Jerusalem: A Cookbook by Yotam Ottolenghi and Sami Tamimi

updated May 2, 2019
We independently select these products—if you buy from one of our links, we may earn a commission. All prices were accurate at the time of publishing.
Post Image
(Image credit: Emma Christensen)

The city of Jerusalem may be “an intricate, convoluted mosaic of peoples,” as Yotam Ottolenghi and Sami Tamimi describe in the introduction to their new cookbook. But they are also quick, and very insistent, to state that this doesn’t mean that there isn’t a sense of cohesive local cuisine. There are threads that bind the diverse and layered foods of this city closely together—the flavor of lemon juice, the presence of pickled vegetables on a table, an extra drizzle of olive oil, figs, pomegranates, apricots, cucumbers, and tomatoes. Jerusalem is as much a map as it is a cookbook, and following it leads to some very unexpected places.

1 / 5

Quick Facts

Who wrote it: Yotam Ottolenghi and Sami Tamimi

Who published it: Ten Speed Press

Number of recipes: 120 recipes

Recipes for right now: Chermoula Eggplant with Bulgur and Yogurt; Roasted Cauliflower and Hazelnut Salad; Wheat Berries and Swiss Chard with Pomegranate Molasses; Lamb-Stuffed Quince with Pomegranate and Cilantro; Braised Eggs with Lamb, Tahini, and Sumac; Semolina, Coconut, and Marmalade Cake; Spice Cookies.

Other highlights: Yotam Ottolenghi and Sami Tamimi are in a unique position to write this cookbook. They are both insiders, having spent their childhoods in different parts of the city, and outsiders who have now spent more time away from Jerusalem than in it. They know the flavors and dishes of this city in their bones, but they also have enough perspective to write about them in a way that speaks to those of us who have never been there. The fact that Ottolenghi and Tamimi had different cultural upbringings also adds richness and depth to the stories and recipes in this book.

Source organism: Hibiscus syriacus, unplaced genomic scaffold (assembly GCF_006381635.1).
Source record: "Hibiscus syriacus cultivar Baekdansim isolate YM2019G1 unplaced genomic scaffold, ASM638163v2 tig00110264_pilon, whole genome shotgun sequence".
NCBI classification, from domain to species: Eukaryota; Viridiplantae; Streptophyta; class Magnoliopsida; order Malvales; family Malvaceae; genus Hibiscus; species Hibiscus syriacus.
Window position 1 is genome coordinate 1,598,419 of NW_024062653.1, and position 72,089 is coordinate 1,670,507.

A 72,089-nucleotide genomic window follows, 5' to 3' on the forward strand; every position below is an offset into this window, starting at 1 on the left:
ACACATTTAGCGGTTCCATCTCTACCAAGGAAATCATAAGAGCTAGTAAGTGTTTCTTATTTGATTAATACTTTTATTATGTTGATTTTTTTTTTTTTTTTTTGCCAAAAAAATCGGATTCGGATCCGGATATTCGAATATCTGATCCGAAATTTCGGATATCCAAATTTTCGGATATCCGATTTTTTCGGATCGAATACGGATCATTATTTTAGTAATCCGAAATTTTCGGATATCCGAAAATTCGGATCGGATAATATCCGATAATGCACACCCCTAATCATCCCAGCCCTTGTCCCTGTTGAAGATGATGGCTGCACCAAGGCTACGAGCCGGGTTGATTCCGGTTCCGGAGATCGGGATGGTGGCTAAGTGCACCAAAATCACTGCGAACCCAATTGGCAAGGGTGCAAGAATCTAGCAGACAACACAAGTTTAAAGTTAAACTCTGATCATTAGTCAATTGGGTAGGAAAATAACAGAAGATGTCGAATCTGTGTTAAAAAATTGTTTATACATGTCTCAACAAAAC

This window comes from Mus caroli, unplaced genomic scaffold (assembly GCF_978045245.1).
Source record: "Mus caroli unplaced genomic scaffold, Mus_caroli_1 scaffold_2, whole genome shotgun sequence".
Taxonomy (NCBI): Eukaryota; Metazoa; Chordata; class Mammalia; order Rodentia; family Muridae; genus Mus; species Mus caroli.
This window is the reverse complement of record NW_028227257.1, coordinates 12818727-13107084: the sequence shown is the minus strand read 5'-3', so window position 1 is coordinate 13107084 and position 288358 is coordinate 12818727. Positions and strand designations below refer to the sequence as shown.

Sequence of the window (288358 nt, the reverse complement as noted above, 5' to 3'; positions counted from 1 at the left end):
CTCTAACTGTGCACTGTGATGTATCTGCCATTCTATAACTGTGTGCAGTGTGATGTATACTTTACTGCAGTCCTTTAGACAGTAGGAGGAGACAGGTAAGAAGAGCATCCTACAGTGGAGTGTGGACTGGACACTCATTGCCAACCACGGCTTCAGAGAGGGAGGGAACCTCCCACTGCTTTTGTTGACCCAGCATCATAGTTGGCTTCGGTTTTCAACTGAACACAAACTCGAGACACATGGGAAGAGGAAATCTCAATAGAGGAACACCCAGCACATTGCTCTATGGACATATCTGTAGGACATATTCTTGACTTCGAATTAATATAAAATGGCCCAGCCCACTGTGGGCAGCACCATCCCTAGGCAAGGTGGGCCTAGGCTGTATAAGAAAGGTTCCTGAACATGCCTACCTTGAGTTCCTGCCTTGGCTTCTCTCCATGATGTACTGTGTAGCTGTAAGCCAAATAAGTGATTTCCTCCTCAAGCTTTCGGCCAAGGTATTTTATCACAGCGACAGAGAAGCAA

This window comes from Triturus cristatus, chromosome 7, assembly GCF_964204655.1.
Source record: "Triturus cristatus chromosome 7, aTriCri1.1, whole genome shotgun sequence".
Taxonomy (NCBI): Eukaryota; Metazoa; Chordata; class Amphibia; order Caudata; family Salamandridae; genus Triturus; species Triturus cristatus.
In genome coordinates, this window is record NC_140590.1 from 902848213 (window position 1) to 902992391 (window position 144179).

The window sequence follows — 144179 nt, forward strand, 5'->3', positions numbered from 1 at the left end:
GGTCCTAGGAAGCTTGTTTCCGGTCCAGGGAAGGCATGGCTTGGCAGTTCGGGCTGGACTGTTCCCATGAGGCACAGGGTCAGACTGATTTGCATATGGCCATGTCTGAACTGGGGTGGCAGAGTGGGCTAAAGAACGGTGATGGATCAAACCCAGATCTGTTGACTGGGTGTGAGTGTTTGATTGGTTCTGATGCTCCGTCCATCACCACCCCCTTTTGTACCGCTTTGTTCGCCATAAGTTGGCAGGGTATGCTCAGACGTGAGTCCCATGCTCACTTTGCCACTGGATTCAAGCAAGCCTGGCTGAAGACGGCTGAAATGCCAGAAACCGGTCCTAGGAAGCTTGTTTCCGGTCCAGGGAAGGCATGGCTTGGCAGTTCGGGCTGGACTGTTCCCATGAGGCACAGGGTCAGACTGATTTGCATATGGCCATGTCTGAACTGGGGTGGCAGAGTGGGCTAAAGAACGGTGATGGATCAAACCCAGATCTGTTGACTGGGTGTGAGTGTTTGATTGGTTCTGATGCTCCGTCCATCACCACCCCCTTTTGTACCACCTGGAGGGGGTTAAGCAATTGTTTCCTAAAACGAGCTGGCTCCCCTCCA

Turning a page in this cookbook is like turning a corner and discovering a new restaurant or street vendor or tea shop. Each recipe is more enticing and crave-inducing than the last. And the authors are totally right: each individual recipe is as unique as a fingerprint, but if you step back and look at the collection as a whole, there is a clear sense of cohesiveness.

I have only had the chance to make one dish so far, the Burnt Eggplant with Garlic, Lemon, and Pomegranate Seeds. It is a completely simple dish with surprisingly complex flavors. I’m making it again tonight. And I have no doubt that I will be making many more dishes from this book in the coming weeks and months.

Who would enjoy this book? Would it be cheating to say “everyone”?! I really do think that there is something in this book to appeal to each of us. Once you find one recipe that needs to be made right this instant, it’s easy to find another….and another…and another.

Find the book at your local library, independent bookstore, or Amazon: Jerusalem: A Cookbook by Yotam Ottolenghi and Sami Tamimi
More Ottolenghi on The Kitchn: Plenty by Yotam Ottolenghi: Cookbook Review and Recipe